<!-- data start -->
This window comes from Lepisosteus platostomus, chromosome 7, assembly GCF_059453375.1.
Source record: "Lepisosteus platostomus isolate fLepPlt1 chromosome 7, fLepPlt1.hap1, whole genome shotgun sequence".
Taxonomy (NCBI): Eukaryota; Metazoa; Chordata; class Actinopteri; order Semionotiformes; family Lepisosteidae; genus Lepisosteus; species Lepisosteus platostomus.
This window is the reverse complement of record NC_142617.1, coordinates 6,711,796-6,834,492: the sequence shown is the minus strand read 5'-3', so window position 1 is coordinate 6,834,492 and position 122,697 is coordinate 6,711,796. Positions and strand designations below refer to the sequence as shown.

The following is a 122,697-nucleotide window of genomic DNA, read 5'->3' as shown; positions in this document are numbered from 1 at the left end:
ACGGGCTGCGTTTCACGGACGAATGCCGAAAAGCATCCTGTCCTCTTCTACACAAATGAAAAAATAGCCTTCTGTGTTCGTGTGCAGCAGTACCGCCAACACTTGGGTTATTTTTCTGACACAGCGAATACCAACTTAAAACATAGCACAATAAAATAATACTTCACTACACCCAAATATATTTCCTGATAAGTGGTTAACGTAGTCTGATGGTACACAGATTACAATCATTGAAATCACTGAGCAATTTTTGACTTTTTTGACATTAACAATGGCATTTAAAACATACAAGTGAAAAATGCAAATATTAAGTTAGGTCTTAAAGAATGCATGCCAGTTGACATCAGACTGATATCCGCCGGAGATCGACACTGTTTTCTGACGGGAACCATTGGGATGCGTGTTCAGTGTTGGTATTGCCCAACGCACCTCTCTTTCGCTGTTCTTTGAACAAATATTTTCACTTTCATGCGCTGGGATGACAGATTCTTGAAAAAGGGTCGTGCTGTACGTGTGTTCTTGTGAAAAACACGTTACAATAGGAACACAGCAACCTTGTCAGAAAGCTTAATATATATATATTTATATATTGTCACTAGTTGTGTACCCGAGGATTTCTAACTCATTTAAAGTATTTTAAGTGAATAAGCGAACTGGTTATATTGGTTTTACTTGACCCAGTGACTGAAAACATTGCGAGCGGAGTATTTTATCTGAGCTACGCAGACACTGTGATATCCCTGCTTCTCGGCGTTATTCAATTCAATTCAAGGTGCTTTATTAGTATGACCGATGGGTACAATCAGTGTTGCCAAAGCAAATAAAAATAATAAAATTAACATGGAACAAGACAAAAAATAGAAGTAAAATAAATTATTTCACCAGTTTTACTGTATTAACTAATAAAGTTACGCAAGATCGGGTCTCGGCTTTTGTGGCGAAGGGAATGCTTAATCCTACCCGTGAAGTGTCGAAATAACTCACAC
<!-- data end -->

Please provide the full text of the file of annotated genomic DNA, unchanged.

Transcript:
This window comes from Lepisosteus platostomus, chromosome 7, assembly GCF_059453375.1.
Source record: "Lepisosteus platostomus isolate fLepPlt1 chromosome 7, fLepPlt1.hap1, whole genome shotgun sequence".
Taxonomy (NCBI): Eukaryota; Metazoa; Chordata; class Actinopteri; order Semionotiformes; family Lepisosteidae; genus Lepisosteus; species Lepisosteus platostomus.
This window is the reverse complement of record NC_142617.1, coordinates 6,711,796-6,834,492: the sequence shown is the minus strand read 5'-3', so window position 1 is coordinate 6,834,492 and position 122,697 is coordinate 6,711,796. Positions and strand designations below refer to the sequence as shown.

The following is a 122,697-nucleotide window of genomic DNA, read 5'->3' as shown; positions in this document are numbered from 1 at the left end:
ACGGGCTGCGTTTCACGGACGAATGCCGAAAAGCATCCTGTCCTCTTCTACACAAATGAAAAAATAGCCTTCTGTGTTCGTGTGCAGCAGTACCGCCAACACTTGGGTTATTTTTCTGACACAGCGAATACCAACTTAAAACATAGCACAATAAAATAATACTTCACTACACCCAAATATATTTCCTGATAAGTGGTTAACGTAGTCTGATGGTACACAGATTACAATCATTGAAATCACTGAGCAATTTTTGACTTTTTTGACATTAACAATGGCATTTAAAACATACAAGTGAAAAATGCAAATATTAAGTTAGGTCTTAAAGAATGCATGCCAGTTGACATCAGACTGATATCCGCCGGAGATCGACACTGTTTTCTGACGGGAACCATTGGGATGCGTGTTCAGTGTTGGTATTGCCCAACGCACCTCTCTTTCGCTGTTCTTTGAACAAATATTTTCACTTTCATGCGCTGGGATGACAGATTCTTGAAAAAGGGTCGTGCTGTACGTGTGTTCTTGTGAAAAACACGTTACAATAGGAACACAGCAACCTTGTCAGAAAGCTTAATATATATATATTTATATATTGTCACTAGTTGTGTACCCGAGGATTTCTAACTCATTTAAAGTATTTTAAGTGAATAAGCGAACTGGTTATATTGGTTTTACTTGACCCAGTGACTGAAAACATTGCGAGCGGAGTATTTTATCTGAGCTACGCAGACACTGTGATATCCCTGCTTCTCGGCGTTATTCAATTCAATTCAAGGTGCTTTATTAGTATGACCGATGGGTACAATCAGTGTTGCCAAAGCAAATAAAAATAATAAAATTAACATGGAACAAGACAAAAAATAGAAGTAAAATAAATTATTTCACCAGTTTTACTGTATTAACTAATAAAGTTACGCAAGATCGGGTCTCGGCTTTTGTGGCGAAGGGAATGCTTAATCCTACCCGTGAAGTGTCGAAATAACTCACAC